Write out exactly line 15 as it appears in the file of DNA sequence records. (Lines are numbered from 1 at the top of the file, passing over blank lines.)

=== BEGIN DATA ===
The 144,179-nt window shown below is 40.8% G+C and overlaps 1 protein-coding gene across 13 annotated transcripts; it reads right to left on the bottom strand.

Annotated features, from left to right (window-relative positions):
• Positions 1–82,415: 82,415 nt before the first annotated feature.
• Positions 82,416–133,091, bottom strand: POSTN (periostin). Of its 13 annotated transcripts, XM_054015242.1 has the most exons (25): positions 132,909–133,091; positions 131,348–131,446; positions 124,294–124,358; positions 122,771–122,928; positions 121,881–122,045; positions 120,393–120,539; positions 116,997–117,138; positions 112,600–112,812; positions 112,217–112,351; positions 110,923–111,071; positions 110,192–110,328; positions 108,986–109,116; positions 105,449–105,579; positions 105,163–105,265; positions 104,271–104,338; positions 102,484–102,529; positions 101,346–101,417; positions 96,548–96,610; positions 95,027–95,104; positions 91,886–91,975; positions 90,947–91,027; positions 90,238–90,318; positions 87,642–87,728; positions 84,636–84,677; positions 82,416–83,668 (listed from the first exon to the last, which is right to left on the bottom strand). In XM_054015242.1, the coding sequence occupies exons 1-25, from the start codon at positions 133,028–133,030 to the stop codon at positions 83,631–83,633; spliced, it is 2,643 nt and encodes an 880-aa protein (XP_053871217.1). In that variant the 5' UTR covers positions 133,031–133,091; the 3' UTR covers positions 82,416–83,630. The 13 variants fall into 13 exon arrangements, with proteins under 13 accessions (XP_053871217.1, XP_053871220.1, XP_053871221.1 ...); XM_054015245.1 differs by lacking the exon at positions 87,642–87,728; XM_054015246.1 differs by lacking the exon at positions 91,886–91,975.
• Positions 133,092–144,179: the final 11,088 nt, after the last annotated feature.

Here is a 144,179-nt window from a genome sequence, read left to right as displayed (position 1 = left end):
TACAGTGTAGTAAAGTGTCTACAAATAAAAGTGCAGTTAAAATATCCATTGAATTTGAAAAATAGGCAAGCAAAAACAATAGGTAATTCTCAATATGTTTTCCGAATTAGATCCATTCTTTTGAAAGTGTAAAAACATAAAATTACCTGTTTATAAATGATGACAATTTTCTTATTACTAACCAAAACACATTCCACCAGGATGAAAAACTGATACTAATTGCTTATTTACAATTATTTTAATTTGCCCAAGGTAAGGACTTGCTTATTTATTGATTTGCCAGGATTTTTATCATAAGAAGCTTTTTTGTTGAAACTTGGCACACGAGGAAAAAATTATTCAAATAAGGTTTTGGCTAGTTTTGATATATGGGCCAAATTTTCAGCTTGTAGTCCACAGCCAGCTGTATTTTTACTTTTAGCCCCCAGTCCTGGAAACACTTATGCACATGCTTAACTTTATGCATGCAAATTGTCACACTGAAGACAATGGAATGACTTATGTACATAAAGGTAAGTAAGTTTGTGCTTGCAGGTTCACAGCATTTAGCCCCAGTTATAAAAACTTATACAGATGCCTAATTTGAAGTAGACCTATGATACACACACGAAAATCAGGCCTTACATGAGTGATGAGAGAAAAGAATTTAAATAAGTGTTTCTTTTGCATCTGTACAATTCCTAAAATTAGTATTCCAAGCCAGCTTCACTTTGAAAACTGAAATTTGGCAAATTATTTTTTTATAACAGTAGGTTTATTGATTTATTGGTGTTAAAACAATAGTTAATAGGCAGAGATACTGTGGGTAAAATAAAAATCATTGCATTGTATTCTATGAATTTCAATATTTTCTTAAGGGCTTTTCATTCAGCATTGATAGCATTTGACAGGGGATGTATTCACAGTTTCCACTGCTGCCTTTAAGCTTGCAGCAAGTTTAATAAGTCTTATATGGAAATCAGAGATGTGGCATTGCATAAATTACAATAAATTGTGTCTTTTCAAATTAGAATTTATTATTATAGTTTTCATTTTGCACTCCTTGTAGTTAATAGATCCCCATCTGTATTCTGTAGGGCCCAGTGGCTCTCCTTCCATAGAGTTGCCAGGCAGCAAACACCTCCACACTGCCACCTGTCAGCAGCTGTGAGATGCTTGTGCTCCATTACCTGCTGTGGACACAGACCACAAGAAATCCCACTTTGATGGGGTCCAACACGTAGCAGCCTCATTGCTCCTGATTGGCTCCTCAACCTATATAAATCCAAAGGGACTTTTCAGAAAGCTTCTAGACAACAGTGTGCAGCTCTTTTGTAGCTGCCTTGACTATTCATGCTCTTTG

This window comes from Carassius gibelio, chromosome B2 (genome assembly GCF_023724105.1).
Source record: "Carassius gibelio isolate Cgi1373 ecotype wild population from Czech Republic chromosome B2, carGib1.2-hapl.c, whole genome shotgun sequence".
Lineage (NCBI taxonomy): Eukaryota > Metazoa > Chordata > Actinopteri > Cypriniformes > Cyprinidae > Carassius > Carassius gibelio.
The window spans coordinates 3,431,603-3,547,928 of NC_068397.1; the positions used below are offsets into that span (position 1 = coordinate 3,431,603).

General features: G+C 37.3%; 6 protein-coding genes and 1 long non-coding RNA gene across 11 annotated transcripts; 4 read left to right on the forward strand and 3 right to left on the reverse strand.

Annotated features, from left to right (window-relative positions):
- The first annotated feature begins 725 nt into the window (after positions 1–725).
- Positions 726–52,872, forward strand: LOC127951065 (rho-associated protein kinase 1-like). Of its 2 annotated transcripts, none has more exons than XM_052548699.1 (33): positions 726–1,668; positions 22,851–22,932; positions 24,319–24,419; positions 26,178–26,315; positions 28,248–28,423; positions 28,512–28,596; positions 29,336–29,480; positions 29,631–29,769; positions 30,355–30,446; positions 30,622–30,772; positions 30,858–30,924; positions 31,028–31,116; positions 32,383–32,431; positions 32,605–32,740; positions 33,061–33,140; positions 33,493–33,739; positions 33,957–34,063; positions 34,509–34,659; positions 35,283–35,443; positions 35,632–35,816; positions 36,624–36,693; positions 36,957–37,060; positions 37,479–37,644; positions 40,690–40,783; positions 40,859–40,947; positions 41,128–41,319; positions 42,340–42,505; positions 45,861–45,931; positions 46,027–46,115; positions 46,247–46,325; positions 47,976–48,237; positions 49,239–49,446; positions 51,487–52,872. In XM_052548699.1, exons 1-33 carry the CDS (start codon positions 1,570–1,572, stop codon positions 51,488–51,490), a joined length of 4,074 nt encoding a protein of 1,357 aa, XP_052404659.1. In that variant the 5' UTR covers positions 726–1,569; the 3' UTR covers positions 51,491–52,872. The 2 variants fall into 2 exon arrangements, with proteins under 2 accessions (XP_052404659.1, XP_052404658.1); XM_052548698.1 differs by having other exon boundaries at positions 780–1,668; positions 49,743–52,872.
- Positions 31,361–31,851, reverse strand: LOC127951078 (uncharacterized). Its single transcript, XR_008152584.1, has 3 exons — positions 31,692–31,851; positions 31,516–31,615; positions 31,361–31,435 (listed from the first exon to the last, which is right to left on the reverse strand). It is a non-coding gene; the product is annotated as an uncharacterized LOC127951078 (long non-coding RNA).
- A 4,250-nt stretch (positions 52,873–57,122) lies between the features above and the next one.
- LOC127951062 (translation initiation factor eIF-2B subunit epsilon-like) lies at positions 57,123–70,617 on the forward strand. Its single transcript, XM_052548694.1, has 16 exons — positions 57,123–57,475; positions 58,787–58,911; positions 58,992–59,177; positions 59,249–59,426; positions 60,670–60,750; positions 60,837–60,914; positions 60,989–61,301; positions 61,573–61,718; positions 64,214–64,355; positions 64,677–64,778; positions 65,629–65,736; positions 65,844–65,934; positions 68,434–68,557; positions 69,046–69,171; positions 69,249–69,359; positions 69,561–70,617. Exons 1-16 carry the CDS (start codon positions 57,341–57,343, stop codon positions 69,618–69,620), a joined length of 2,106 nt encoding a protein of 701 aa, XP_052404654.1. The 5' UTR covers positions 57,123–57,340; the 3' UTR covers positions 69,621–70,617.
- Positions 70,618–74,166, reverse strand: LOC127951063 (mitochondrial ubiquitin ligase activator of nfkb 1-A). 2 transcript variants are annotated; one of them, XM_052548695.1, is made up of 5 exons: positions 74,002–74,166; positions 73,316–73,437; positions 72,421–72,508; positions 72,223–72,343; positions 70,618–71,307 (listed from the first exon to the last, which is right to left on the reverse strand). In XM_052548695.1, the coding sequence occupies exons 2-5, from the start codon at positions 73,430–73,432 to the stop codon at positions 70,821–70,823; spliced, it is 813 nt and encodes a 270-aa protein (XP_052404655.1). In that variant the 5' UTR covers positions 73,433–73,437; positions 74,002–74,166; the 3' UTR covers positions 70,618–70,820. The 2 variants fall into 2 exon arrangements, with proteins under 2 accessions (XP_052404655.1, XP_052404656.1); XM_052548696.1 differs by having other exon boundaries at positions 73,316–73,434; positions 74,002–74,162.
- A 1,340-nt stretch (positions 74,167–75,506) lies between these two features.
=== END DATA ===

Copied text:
- Positions 726–52,872, forward strand: LOC127951065 (rho-associated protein kinase 1-like). Of its 2 annotated transcripts, none has more exons than XM_052548699.1 (33): positions 726–1,668; positions 22,851–22,932; positions 24,319–24,419; positions 26,178–26,315; positions 28,248–28,423; positions 28,512–28,596; positions 29,336–29,480; positions 29,631–29,769; positions 30,355–30,446; positions 30,622–30,772; positions 30,858–30,924; positions 31,028–31,116; positions 32,383–32,431; positions 32,605–32,740; positions 33,061–33,140; positions 33,493–33,739; positions 33,957–34,063; positions 34,509–34,659; positions 35,283–35,443; positions 35,632–35,816; positions 36,624–36,693; positions 36,957–37,060; positions 37,479–37,644; positions 40,690–40,783; positions 40,859–40,947; positions 41,128–41,319; positions 42,340–42,505; positions 45,861–45,931; positions 46,027–46,115; positions 46,247–46,325; positions 47,976–48,237; positions 49,239–49,446; positions 51,487–52,872. In XM_052548699.1, exons 1-33 carry the CDS (start codon positions 1,570–1,572, stop codon positions 51,488–51,490), a joined length of 4,074 nt encoding a protein of 1,357 aa, XP_052404659.1. In that variant the 5' UTR covers positions 726–1,569; the 3' UTR covers positions 51,491–52,872. The 2 variants fall into 2 exon arrangements, with proteins under 2 accessions (XP_052404659.1, XP_052404658.1); XM_052548698.1 differs by having other exon boundaries at positions 780–1,668; positions 49,743–52,872.